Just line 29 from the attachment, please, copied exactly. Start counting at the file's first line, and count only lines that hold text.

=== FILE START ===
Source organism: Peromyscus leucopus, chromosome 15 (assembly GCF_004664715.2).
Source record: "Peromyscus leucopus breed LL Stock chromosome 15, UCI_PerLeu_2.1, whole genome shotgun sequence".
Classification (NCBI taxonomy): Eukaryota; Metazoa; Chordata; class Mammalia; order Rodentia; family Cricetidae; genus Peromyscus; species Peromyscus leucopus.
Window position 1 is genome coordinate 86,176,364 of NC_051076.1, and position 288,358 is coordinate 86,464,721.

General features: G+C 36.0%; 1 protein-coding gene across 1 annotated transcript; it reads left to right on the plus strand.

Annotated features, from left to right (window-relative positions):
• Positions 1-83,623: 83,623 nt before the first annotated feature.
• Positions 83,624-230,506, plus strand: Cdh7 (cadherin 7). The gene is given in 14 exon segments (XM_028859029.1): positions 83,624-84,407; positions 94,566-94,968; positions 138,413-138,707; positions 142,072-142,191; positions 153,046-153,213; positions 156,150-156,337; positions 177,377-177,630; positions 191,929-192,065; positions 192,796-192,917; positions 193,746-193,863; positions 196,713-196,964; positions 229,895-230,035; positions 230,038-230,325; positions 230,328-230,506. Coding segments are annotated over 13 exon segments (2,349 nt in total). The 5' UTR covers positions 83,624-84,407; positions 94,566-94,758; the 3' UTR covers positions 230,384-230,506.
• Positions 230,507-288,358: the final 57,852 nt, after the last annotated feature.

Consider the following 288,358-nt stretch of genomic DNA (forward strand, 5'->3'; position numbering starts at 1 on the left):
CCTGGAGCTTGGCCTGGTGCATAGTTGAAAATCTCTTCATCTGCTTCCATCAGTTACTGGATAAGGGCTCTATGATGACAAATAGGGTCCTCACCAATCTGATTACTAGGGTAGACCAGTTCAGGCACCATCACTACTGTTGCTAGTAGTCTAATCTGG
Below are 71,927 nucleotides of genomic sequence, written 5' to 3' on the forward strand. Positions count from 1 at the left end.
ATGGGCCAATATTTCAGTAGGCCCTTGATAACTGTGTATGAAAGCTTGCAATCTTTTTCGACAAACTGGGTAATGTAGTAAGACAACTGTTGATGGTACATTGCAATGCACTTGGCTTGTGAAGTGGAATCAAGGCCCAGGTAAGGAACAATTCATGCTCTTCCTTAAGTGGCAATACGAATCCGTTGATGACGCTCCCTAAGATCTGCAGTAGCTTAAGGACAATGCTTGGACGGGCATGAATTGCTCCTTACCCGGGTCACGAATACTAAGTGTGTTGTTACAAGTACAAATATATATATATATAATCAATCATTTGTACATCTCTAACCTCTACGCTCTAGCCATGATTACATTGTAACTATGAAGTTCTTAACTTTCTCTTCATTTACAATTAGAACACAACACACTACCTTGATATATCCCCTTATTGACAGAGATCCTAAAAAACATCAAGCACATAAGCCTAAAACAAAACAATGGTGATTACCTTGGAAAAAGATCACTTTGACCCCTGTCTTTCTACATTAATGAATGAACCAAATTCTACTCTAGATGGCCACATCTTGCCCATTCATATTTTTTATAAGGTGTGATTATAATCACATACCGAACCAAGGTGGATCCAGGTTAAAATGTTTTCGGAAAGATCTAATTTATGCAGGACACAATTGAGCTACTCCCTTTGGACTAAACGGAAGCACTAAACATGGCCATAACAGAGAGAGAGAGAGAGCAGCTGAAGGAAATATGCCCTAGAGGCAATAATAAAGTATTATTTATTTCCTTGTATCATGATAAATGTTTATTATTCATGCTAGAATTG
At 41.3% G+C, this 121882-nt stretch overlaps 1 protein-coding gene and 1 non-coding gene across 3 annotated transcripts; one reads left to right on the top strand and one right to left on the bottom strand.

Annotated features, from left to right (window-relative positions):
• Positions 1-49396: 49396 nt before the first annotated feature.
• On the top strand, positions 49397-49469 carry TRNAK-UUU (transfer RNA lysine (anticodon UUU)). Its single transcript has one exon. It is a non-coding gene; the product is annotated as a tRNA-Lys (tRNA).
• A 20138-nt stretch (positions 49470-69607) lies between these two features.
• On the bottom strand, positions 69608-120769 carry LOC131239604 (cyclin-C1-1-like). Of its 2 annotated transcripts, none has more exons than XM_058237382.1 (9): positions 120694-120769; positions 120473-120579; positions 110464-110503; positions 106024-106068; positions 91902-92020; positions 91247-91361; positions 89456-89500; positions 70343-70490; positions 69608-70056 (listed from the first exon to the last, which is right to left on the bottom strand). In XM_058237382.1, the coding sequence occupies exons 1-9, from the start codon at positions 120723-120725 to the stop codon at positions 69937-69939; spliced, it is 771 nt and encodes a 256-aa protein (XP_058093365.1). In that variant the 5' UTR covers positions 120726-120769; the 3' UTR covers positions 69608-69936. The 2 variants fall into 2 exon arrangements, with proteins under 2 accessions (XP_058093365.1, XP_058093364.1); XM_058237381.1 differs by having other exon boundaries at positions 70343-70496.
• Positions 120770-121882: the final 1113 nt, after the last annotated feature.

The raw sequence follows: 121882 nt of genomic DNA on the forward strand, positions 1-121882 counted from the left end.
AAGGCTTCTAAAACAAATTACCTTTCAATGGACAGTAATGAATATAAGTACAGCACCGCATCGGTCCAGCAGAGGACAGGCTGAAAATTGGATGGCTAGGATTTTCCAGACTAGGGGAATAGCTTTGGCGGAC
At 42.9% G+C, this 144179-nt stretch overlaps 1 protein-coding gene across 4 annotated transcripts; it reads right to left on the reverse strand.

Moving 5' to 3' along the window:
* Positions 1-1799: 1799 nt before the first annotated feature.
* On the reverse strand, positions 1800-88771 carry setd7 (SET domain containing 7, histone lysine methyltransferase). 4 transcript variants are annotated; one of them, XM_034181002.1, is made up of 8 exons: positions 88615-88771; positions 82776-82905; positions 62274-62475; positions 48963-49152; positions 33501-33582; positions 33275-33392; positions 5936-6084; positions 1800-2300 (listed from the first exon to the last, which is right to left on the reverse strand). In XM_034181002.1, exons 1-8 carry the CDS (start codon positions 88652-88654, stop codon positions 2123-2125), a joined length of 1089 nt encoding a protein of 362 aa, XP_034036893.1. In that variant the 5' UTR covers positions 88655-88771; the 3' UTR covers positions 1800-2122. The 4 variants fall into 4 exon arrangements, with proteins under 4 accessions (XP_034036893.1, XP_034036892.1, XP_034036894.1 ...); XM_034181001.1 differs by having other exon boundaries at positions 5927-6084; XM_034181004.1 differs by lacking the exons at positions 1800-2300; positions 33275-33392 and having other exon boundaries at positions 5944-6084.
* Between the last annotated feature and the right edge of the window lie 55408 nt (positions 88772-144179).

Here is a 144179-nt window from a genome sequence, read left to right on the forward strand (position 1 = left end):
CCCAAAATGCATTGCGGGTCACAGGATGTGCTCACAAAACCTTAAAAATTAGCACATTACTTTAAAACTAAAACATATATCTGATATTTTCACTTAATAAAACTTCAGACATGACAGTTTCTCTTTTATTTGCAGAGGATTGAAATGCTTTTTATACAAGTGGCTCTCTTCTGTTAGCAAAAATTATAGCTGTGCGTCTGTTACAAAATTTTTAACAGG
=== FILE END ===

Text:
CCCAAAATGCATTGCGGGTCACAGGATGTGCTCACAAAACCTTAAAAATTAGCACATTACTTTAAAACTAAAACATATATCTGATATTTTCACTTAATAAAACTTCAGACATGACAGTTTCTCTTTTATTTGCAGAGGATTGAAATGCTTTTTATACAAGTGGCTCTCTTCTGTTAGCAAAAATTATAGCTGTGCGTCTGTTACAAAATTTTTAACAGG